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Introducing Male to females!

post #1 of 10
Thread Starter 

Hello BYC people! :)

 

I need some help. I am getting a few female quails off my friend and i am buying an unrelated male from the petshop, After looking for a while i thought i'll try BYC out! So my question is:

 

Will there be any problems adding a male to females and how should io do it to avoid complications?

 

I looked around on google etc and couldnt find a website that fit what i was looking for. So can you please help?

 

Thank you very much! bun.gif

post #2 of 10

1 male to every 4 females is the normal ratio

 

not kept quails that long so cant say about aggression towards a new comer

5 Red Star, 1 Speckledy, 3 Col Blacktails, 3 White Star [Leghorn]  1 Amber Star - All Hybrid Pullets, 1 French Copper Marans - Roo, 2 Lavender Araucanas - Roos, 3 Cream Legbars - 2 Pullets & 1 Roo

 

Formerly Silverfox0786

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5 Red Star, 1 Speckledy, 3 Col Blacktails, 3 White Star [Leghorn]  1 Amber Star - All Hybrid Pullets, 1 French Copper Marans - Roo, 2 Lavender Araucanas - Roos, 3 Cream Legbars - 2 Pullets & 1 Roo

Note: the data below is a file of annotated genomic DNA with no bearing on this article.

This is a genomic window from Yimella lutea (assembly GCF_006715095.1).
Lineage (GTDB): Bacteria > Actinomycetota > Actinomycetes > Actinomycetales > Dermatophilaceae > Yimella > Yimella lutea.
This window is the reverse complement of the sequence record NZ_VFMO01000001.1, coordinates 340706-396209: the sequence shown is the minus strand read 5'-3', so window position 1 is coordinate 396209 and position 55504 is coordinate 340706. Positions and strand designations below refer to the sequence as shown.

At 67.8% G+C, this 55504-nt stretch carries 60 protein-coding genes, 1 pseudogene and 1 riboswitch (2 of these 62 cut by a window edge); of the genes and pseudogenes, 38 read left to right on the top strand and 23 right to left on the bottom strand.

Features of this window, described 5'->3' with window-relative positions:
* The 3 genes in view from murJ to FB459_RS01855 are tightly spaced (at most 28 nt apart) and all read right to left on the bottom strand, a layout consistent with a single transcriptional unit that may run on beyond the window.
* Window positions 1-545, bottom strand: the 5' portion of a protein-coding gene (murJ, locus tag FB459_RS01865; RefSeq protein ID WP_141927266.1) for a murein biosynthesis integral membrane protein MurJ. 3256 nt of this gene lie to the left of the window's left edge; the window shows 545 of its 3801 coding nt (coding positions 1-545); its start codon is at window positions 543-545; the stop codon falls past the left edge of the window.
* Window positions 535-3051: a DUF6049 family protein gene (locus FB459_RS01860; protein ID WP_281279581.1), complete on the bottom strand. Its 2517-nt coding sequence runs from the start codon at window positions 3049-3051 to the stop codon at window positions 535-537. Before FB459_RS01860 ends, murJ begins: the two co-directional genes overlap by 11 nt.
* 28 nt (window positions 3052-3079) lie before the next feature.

Formerly Silverfox0786

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post #3 of 10
Thread Starter 
Thanks! But that's not what I'm looking for. I have spent a while doing research but my ratio will probably be 1:3. Will that be okay?
post #4 of 10

I am new to raising quail myself and the 3:1 ratio is what I have read and what I plan on implementing for my breeding cages.


Edited by pdawson1983 - 6/28/13 at 5:32am
post #5 of 10

Introducing birds:

 

1) Put the females and the male in cages next to each other where they can see and hear each other for a week or two. 

 

2) After this time is up, put the hens in with the male (more into the territory of the few) or if they're in a divided cage then remove the divide so they have all the space between them

 

3) Watch carefully. There will be some chasing as the sex starved male gets in with the females, but it shouldn't be too serious. If anyone seems to be bullying, remove the bully, not the victim.

 

The hens may stop laying (if they've started when you introduce them) because of the change, but this should only last a couple of weeks.

 

a 1:3 ratio might be ok, it depends on the male, if it's a very frisky male then it might cause problems, as having too few females leads to the females going bald where the male pulls out head feathers, but with 3 hens I wouldn't think that the over-mating would be severe enough to cause any real damage, but it will depend on the male. 

 

Hope this helps!

post #6 of 10
Another thing, what type of quail are these? You mentioned a pet shop, are they button quail?

If so it's actually recommended that you keep them in pairs, one male and one female.
If they are coturnix (Japanese, or pharaoh) quail then you can get by with one male to the females, but your females will likely be bald all of the time.